THE BLACK SHEEP is an ongoing column featuring different takes on films that either the writer HATED, but that the majority of film fans LOVED, or that the writer LOVED, but that most others LOATH. We're hoping this column will promote constructive and geek fueled discussion. Dig in!
The Shadow (1994)
Directed by Russell Mulcahy
“Baldwin brings it here, showing that he could have been Batman.”
Comic book movies are a funny thing. And I don’t mean that they were once called funny books. No, no. They’ve always been around, but suddenly it’s the top tier form of entertainment on the big screen. A-list casts. A-list directors. They are the summer blockbusters as there’s nothing else (well, minus Twilight and Harry P) that counts as an event flick. Obviously, however, this wasn’t always the case. Back in the last century (1989 to be exact), Tim Burton gave birth to this new genre (I’m not counting Superman because he was the only game in town for a decade) and every studio tried to cash in. Few succeed until the 2000’s.
Funny thing though (again, no pun intended), studios suddenly thought old pulp characters was gonna be bigger than January Jones’ ego (see TMZ). Maybe it was the “gothic” setting of Gotham that studios thought was the trick, but regardless, if it looked like the 1930s, studios made it. The Phantom, Dick Tracy, Rocketeer, and The Shadow. And of those, the one that’s been unfairly ignored and forgotten is The Shadow. Yes, before Alec Baldwin hawked credit cards, called his daughter a pig, and made millions laugh on NBC, dude was the next big action star. Huge hit with Hunt for Red October. Carried big, respectable flicks like Married to the Mob. He was the guy most thought should have been Batman, so it only made sense to hand him a franchise that had survived in radio, books, and comics for roughly 60 years. Problem was that no one cared about the movie. The thing flopped, earning about $32 million in the States.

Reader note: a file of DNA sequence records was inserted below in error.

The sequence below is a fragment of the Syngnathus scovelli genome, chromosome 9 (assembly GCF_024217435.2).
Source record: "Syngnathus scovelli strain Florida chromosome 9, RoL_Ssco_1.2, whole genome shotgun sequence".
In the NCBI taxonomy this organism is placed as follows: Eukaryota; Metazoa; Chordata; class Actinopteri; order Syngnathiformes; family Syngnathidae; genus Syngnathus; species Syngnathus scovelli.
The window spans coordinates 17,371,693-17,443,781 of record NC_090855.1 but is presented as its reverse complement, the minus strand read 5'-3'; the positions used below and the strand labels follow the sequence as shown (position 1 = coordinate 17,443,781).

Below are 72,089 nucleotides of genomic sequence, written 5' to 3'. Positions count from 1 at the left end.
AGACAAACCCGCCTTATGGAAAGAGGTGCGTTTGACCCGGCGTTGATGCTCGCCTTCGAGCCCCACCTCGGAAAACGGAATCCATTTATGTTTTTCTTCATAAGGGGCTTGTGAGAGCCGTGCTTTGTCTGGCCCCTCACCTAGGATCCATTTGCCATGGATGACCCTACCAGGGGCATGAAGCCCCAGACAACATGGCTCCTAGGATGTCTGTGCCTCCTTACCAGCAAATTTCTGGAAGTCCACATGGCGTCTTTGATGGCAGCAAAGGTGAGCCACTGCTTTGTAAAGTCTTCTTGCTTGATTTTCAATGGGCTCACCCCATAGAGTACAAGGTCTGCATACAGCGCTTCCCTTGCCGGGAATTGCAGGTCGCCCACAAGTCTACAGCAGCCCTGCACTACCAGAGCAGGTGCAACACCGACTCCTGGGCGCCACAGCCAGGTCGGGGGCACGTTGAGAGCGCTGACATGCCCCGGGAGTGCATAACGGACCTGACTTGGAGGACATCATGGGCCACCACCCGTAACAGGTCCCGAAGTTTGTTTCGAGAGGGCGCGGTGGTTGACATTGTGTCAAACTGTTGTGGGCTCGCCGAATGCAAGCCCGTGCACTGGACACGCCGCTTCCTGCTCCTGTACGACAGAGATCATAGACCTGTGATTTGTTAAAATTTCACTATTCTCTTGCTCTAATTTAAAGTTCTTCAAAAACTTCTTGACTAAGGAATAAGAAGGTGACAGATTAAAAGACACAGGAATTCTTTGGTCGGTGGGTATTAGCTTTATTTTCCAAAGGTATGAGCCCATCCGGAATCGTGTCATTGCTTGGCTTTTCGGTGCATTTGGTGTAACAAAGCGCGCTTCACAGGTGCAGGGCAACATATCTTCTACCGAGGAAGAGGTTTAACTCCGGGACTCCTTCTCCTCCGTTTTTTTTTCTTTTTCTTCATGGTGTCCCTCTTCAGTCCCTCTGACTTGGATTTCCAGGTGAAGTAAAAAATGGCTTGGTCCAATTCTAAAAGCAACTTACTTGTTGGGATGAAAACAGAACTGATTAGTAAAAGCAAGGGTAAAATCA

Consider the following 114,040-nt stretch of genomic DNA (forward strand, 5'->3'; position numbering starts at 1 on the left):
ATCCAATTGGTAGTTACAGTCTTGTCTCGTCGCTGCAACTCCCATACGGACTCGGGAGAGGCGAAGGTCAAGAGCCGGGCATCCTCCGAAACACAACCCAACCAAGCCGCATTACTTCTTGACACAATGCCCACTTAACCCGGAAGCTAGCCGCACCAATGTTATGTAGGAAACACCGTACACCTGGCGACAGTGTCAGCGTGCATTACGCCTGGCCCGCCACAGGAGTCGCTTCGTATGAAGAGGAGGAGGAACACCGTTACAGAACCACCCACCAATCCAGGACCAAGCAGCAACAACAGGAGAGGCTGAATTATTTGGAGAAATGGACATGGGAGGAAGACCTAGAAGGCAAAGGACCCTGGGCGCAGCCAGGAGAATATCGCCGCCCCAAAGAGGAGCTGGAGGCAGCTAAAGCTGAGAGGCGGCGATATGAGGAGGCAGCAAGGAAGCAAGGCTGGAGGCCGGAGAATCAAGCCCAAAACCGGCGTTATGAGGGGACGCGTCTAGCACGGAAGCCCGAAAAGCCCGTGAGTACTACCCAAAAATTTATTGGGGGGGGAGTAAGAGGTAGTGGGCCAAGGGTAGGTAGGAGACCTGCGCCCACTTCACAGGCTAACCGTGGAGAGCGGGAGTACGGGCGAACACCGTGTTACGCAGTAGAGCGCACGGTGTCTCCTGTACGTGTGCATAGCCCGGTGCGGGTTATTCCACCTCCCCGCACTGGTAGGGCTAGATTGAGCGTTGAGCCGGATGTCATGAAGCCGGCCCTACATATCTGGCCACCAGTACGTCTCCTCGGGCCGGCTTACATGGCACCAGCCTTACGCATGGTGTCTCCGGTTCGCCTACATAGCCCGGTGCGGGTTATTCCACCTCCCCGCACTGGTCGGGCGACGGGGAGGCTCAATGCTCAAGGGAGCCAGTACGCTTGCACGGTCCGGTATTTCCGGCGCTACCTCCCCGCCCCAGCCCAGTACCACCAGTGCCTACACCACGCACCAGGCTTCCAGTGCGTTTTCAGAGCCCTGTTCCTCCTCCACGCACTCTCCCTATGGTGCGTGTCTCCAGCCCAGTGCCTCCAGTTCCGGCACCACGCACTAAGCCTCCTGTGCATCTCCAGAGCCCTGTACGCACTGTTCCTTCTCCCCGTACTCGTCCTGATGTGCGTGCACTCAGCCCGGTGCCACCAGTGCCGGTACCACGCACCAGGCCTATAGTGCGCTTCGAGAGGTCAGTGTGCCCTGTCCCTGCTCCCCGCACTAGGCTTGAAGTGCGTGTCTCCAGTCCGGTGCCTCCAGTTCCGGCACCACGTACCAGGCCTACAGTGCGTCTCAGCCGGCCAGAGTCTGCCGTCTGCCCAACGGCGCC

Boom…forgotten. Franchise dead. In fact, while he never stopped working, Baldwin only had minor hits here and there after The Shadow. Point, you ask? Well, don’t blame The Shadow for his downfall. It should have been bigger as Baldwin brings it here, showing that he could have been Batman. Hell, he could have taken on any role because it seemed as if he had no limit during this time. Here, he plays Lamont Cranston, a man about town who has the power to manipulate the minds of others. Sort of like Professor X, except The Shadow carries twin pistols, kills, his face alters when in the Shadow getup, and he can walk. Anyway, the film doesn’t waste much time on Cranston because like Bruce Wayne, it’s just a shell to give the character humanity. You never know much about him minus what we learn at the start of the film. He was a drug dealer pimping long hair until some monk dude gave his life purpose. He made The Shadow into a man who controls the city with an army of men who help out. Also, he doesn’t mind f*cking with people’s minds as he battles the resurrected descendant of Genghis Khan as his attempt to use a bomb in the middle of NYC. All in good fun!
Beyond the Baldwin factor, the movie also has Ian McKellen in a secondary role as a scientist take control by the baddie. Although this is a few years before he became a household name, he’s still good. Plus, there’s Penelope Ann Miller as the love interest (looking hot), Peter Boyle randomly as a taxi driver, Jonathan Winters trying to be serious, and Tim Curry having a hellva of a good time as the second villain. There ain’t a thing wrong with that cast as the acting is all top notch. In fact, everything here looks damn good despite the relatively small budget of $25 million.
Of course, I’m not going to sell you a sandwich and not reveal there’s a little shit sprinkled on top. The Shadow has its troubles. For one, it’s a little too obvious that Universal wanted the “Tim Burton look.” I think director Mulcahy could have done a little more to establish his own world even with the similar setting, especially considering the imagination he brought to Highlander. The movie could have done more to separate itself from the Caped Crusader, even if the Shadow came first. Regardless of my bitching, at least another generation learned his damn cool catchphrase: “Who knows what evil lurks in the heart of men? The Shadow knows…” And now you know too, sucker. Disagree? Get the DVD and discover for yourself.